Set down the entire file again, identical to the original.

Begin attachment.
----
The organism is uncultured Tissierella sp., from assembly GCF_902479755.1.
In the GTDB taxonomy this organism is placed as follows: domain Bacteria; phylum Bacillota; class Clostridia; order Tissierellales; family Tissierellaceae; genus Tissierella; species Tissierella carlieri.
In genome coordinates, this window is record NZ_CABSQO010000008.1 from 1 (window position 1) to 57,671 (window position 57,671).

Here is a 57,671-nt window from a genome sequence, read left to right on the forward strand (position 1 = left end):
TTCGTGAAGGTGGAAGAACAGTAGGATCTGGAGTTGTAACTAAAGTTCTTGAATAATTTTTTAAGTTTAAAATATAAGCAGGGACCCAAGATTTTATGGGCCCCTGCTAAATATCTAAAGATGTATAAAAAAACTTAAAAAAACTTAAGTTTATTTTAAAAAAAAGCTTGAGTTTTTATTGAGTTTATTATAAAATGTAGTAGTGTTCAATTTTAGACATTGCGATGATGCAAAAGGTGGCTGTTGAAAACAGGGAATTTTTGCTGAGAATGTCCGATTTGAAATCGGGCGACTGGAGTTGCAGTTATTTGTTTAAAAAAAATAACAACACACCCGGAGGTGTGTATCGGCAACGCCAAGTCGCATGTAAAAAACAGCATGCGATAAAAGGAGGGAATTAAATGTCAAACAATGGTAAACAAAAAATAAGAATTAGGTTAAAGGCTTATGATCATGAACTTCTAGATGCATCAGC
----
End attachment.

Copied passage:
The organism is uncultured Tissierella sp., from assembly GCF_902479755.1.
In the GTDB taxonomy this organism is placed as follows: domain Bacteria; phylum Bacillota; class Clostridia; order Tissierellales; family Tissierellaceae; genus Tissierella; species Tissierella carlieri.
In genome coordinates, this window is record NZ_CABSQO010000008.1 from 1 (window position 1) to 57,671 (window position 57,671).

Here is a 57,671-nt window from a genome sequence, read left to right on the forward strand (position 1 = left end):
TTCGTGAAGGTGGAAGAACAGTAGGATCTGGAGTTGTAACTAAAGTTCTTGAATAATTTTTTAAGTTTAAAATATAAGCAGGGACCCAAGATTTTATGGGCCCCTGCTAAATATCTAAAGATGTATAAAAAAACTTAAAAAAACTTAAGTTTATTTTAAAAAAAAGCTTGAGTTTTTATTGAGTTTATTATAAAATGTAGTAGTGTTCAATTTTAGACATTGCGATGATGCAAAAGGTGGCTGTTGAAAACAGGGAATTTTTGCTGAGAATGTCCGATTTGAAATCGGGCGACTGGAGTTGCAGTTATTTGTTTAAAAAAAATAACAACACACCCGGAGGTGTGTATCGGCAACGCCAAGTCGCATGTAAAAAACAGCATGCGATAAAAGGAGGGAATTAAATGTCAAACAATGGTAAACAAAAAATAAGAATTAGGTTAAAGGCTTATGATCATGAACTTCTAGATGCATCAGC